A new vegetarian, Israeli-inspired restaurant called Shook Kitchen, opened at 77 Portland Street in Toronto. The name “Shook” comes from the Israeli word for an open-air market, also called a “souk” in Arab countries. Hanif Harji, one of Toronto’s most successful restauranteurs, has another restaurant to add to his successful list. It may seem surprising that someone with a Muslim-Indian from Africa who grew up in Canada in an Ismaili family knows anything about Israeli food, but Harji has put his time in studying at two of the best-known restaurants, Zahav in Philadelphia and Ottolenghi in London where he’s gained an understanding of the latest trends and how to execute them. Those are two outstanding establishments when it comes to Modern Israeli cooking.
Unfortunately, he had a tough time launching Shook. He opened for six months in 2019 and had a fire, which forced the restaurant to close for a year. Then, the pandemic hit. He is finally opened to a packed house. As always, he has a stunningly designed space. Shook has a market-inspired interior that seats 78 people and features a beautiful custom-designed chandelier with woven baskets, lots of greenery, dried bouquets, herringbone tiled floors, and floor-to-ceiling windows with high ceilings and exposed black-painted ductwork. They have attractive booth dividers and a completely open kitchen where you can see the food preparation going on. There is also a lively patio that seats an additional 42 outside and a small retail space when you come in selling preserves, spices, cookbooks, and wares.
We went for brunch on a Sunday. The menu was more limited then but read beautifully. It had salads, pancakes, chocolate babka, various egg dishes, and a red and green shakshouka. They also offered smoothies, specialty coffees, and wine and cocktails. The food is designed to be shared family-style.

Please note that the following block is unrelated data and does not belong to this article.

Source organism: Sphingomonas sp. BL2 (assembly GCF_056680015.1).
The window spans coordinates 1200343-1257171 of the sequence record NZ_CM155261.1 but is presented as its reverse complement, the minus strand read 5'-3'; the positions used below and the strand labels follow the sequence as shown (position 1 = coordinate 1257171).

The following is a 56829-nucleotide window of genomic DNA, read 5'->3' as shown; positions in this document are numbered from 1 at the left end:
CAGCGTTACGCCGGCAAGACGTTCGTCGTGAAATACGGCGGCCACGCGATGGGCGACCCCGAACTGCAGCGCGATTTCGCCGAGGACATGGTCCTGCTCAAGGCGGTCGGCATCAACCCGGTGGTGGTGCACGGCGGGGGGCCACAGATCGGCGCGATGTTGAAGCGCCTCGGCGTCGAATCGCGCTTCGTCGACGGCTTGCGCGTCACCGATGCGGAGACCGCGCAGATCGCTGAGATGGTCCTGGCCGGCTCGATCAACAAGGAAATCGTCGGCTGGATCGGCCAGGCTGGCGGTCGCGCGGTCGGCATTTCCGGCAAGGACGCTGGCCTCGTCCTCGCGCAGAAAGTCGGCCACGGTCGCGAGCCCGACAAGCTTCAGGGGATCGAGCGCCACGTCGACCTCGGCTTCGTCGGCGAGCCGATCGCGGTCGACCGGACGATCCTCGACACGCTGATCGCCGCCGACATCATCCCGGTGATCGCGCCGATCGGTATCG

Everything is cooked over an open fire in a wood-burning hearth. One thing they did extremely well was their homemade pitas. They were made to order and came piping hot to your table. They were brushed with oil and dusted with herbs and seeds. Our favourite dish was the breakfast hummus with hard-boiled eggs, avocado, cherry tomatoes, and toasted crunchy chickpeas. They use a lot of dill, mint, pistachios, pomegranate, and feta in their dishes. Our server Patti was very enthusiastic and all the staff are very friendly.
The presentations were all creative and Instagram-worthy, and the food was acceptable … but … and, please don’t send me hate mail, as I know this is a beloved restaurant by many …. the food was fine, it just didn’t, “schmeck”, for me (Yiddish speakers know what this means). Maybe it is just because I’ve been to Ottolenghi and to Zahav, as well as a range of restaurants in Israel, so maybe I am jaded with these experiences to make comparisons to. Even Miami has Motek and Abba Telavivian, which I think are far superior.
The restaurant is going gangbusters and it will be extremely pleasing to vegetarians.